(Washington, D.C. – February 21, 2014) Today, the U.S. Environmental Protection Agency (EPA) took an important step toward ensuring that methane emissions data from the oil and natural gas sector are rigorous.
EPA’s efforts will help provide the American public and its policy-makers with a clearer and more reliable picture of the largest man-made source of climate-destabilizing methane pollution.
“The public has a right to accurate and reliable information about the largest sources of methane pollution” said Peter Zalzal, staff attorney at Environmental Defense Fund (EDF). “Methane is a potent climate-destabilizing pollutant so it’s vital that we address it. We urge EPA to swiftly finalize these long-overdue improvements to the way we gather oil and natural gas methane emissions data.”
EPA has proposed to do away with non-standardized measurement methodologies – known as “Best Available Monitoring Methods” or BAMM – in its greenhouse gas emissions inventory and reporting requirements for the oil and natural gas sector.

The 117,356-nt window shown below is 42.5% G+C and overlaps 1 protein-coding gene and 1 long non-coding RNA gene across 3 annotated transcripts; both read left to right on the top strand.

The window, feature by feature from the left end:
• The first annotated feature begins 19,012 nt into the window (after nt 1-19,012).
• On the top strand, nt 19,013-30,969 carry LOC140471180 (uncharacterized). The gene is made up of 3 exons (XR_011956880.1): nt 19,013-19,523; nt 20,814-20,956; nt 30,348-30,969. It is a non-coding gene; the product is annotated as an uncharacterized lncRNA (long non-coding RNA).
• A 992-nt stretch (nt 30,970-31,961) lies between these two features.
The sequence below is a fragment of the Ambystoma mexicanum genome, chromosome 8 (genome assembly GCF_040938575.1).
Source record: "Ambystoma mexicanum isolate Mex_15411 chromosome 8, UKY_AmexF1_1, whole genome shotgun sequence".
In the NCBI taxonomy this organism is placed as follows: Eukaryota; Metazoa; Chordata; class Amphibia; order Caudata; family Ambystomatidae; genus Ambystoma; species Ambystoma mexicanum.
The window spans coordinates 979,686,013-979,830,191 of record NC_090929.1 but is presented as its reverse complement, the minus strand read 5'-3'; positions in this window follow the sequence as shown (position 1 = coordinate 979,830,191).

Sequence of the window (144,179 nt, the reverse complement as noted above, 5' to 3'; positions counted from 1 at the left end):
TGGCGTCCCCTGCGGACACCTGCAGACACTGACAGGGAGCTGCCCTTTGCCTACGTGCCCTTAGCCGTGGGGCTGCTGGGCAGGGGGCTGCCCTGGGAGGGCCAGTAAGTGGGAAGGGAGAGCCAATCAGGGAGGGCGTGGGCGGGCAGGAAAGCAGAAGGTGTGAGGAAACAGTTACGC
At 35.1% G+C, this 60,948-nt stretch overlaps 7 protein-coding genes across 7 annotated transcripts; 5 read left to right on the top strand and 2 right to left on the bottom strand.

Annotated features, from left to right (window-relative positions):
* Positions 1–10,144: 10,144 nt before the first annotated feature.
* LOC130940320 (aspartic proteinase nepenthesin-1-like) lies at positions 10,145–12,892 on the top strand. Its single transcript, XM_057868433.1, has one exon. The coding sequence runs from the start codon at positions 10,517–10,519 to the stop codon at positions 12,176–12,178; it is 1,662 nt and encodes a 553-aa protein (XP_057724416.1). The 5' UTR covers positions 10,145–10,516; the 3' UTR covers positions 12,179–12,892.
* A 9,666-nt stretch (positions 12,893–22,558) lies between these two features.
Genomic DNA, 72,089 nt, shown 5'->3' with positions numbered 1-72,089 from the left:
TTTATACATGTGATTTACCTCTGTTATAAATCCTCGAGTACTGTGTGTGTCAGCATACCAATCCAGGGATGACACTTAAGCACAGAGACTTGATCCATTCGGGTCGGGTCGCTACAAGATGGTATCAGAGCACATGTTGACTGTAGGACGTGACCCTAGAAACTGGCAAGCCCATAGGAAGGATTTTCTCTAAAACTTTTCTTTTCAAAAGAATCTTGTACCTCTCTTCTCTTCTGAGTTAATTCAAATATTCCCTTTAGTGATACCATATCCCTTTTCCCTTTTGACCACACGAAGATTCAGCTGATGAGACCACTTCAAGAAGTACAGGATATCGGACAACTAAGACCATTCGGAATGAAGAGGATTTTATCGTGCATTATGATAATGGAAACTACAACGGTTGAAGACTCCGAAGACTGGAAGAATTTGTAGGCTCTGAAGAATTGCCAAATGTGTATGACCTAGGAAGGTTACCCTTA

BAMM now allow facilities to use almost any means to collect data, making comparisons among facilities more difficult and thwarting transparency in the collection and reporting of data from this important source of methane.
In March of 2013, Environmental Defense Fund petitioned EPA to eliminate these problematic methodologies.
Eliminating BAMM will strengthen public transparency and accountability with regards to emissions from the oil and natural gas sector. It will also inform action to reduce methane emissions from these sources using commonsense and cost-effective clean air measures.
EPA’s proposal would take effect January 1, 2015, at which time facilities in the oil and gas sector will have had a total of four years to transition to these more rigorous and transparent methods of data collection and reporting.